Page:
Skip to: Content
Skip to: Site Navigation
Skip to: Search


In time for trial, a celebrity makeover for ex-gov Blagojevich

Illinois' ousted governor is all over the media, boosting his star power. Will that help Blagojevich when his corruption trial starts in June? It might, some analysts now say.

By Staff writer / January 8, 2010

Former Illinois Gov. Rod Blagojevich jokes with the crowd during a book signing for his book, 'The Governor' at the University of Chicago Bookstore, Tuesday, Dec. 8, 2009, in Chicago.

M. Spencer Green/AP

Enlarge

Chicago

The continued celebrity makeover of former Illinois Gov. Rod Blagojevich may boost his star power, but some say another motive is at play: to influence potential jurors in a federal trial scheduled to start in June.

Skip to next paragraph

Since being charged in December 2008 with 16 counts of corruption, including racketeering conspiracy, wire fraud, extortion conspiracy, attempted extortion, and making false statements to federal agents, Mr. Blagojevich has taken his case directly to the public. His is a bid to generate income for his family and to reshape his image from conniving play-for-pay politico heard on federal wiretaps to working-class populist who told reporters Friday he was “hijacked from office” by statehouse enemies. He is living, he says, “an epic story.”

“I think it really is a strategy to influence a jury pool, and I think it’s become more and more likely [to have an effect] than even in the beginning,” says Elizabeth Brackett, a Chicago PBS anchor and author of “Pay to Play: How Rod Blagojevich Turned Political Corruption Into a National Sideshow."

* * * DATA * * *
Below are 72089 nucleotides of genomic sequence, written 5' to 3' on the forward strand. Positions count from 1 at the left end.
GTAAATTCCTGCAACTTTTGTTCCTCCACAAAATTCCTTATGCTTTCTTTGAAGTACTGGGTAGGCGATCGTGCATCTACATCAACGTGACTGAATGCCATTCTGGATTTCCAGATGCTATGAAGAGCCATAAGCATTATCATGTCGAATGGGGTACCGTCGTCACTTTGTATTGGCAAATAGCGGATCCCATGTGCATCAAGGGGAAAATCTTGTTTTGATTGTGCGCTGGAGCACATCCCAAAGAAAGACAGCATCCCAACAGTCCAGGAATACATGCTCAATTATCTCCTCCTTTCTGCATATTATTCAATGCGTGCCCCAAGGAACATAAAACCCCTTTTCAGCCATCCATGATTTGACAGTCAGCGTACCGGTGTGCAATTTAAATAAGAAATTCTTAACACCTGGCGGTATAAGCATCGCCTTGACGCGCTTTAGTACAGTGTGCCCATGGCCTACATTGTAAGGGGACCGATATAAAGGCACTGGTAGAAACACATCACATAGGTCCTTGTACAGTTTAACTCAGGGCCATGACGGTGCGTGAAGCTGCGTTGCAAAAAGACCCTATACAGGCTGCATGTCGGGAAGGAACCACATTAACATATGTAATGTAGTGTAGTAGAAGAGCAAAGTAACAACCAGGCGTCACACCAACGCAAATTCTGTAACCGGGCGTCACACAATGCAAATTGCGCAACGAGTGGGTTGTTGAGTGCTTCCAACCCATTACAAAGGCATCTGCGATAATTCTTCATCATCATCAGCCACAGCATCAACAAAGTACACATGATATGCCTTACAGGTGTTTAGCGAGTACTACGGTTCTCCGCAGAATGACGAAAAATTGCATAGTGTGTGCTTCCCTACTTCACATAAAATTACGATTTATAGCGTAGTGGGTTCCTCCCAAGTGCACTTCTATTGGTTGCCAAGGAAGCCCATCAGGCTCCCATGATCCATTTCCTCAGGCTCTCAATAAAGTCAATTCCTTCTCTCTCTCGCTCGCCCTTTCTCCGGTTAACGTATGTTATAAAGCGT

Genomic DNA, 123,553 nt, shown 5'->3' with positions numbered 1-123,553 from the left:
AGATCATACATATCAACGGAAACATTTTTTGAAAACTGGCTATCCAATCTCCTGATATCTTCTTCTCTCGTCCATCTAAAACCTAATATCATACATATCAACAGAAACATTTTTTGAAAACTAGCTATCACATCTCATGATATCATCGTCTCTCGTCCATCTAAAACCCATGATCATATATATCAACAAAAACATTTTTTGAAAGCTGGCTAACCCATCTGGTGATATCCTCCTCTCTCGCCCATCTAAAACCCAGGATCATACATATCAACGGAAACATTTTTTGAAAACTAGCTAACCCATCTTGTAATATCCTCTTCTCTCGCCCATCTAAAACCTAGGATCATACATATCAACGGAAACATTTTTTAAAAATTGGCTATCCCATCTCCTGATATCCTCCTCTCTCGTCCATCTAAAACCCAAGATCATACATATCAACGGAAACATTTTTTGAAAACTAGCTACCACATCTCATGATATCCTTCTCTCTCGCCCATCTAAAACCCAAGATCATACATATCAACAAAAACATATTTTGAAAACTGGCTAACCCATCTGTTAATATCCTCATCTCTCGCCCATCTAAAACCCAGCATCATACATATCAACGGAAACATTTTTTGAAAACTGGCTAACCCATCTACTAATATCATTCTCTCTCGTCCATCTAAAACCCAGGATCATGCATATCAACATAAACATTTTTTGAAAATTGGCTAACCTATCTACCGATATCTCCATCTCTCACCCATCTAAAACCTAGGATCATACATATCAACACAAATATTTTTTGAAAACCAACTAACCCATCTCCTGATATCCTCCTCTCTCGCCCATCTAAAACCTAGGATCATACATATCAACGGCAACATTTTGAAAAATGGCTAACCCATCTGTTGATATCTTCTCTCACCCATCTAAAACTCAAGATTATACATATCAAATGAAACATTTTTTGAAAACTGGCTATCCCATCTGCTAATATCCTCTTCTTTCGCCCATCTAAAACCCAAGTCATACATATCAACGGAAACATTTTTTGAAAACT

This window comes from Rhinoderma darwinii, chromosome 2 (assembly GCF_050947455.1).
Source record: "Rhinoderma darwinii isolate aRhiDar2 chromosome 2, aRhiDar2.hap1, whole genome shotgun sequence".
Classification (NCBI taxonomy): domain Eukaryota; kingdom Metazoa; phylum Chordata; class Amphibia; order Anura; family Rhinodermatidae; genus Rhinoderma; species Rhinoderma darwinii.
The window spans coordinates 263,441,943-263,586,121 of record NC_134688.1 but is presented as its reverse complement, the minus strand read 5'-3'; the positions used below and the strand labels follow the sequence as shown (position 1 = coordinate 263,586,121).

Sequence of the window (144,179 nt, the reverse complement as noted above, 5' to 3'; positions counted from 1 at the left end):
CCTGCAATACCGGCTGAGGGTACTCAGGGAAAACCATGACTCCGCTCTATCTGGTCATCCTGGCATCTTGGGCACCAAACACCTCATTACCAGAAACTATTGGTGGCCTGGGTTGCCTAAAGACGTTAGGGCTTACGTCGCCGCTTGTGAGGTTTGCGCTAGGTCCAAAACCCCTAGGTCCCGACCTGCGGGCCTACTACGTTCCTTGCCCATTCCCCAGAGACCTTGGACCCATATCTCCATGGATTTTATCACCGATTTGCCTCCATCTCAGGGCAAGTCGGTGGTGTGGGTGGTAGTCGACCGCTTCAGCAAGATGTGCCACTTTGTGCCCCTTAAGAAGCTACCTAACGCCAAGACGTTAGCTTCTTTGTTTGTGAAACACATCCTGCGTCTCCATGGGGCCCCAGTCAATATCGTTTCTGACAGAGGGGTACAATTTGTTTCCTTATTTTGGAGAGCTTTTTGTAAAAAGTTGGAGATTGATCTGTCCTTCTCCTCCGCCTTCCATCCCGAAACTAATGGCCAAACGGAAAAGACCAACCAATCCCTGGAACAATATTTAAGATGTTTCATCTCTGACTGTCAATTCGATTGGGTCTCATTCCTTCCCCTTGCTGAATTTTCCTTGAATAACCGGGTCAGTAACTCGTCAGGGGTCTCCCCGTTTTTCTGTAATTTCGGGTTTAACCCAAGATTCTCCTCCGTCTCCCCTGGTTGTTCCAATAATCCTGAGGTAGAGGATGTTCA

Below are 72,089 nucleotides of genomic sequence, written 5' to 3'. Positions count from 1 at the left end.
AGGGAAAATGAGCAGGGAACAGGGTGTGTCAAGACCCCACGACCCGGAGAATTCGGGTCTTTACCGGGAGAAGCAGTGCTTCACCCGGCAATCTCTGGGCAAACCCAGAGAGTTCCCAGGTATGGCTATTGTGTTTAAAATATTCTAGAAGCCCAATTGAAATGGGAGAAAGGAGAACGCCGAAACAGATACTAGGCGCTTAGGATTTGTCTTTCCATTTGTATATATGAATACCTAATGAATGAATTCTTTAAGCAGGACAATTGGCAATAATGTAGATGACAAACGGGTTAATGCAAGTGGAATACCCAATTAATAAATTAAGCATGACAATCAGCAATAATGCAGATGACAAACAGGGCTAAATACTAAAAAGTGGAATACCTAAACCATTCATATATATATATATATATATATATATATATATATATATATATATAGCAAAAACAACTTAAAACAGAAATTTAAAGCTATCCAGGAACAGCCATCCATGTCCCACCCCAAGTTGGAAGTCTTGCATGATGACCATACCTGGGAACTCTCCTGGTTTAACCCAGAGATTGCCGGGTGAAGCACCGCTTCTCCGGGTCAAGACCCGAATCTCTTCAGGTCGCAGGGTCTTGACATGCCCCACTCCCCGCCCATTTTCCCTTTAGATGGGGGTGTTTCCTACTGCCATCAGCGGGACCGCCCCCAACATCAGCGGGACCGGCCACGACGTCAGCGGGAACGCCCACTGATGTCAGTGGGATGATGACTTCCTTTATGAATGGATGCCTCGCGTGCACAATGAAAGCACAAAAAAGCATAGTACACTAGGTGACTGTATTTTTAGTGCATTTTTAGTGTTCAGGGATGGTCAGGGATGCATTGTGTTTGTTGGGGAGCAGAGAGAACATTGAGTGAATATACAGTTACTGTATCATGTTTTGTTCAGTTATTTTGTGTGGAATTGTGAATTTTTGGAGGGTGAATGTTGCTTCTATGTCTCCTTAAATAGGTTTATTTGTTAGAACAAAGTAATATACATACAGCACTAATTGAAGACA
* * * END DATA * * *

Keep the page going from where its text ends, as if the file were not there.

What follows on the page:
The list of talk-show hosts Blagojevich has not talked to has dwindled as he has served couch time with everyone from Howard Stern to Jimmy Kimmel to David Letterman. Along the way he wrote a book and sang Elvis Presley tunes at a block party. He also hosts a weekly radio show on WLS-AM in Chicago.

The latest venture is his pending star turn on “The Celebrity Apprentice,” the Donald Trump vehicle on NBC pitting the former governor against cohorts Sharon Osbourne, the wife of Ozzy, and comedian Sinbad. The show is perfectly timed to end with the opening week of his trial, notes Ms. Brackett.

“He would just have been on a national show … how can you find a juror who has not heard about this?” she asks.

Permissions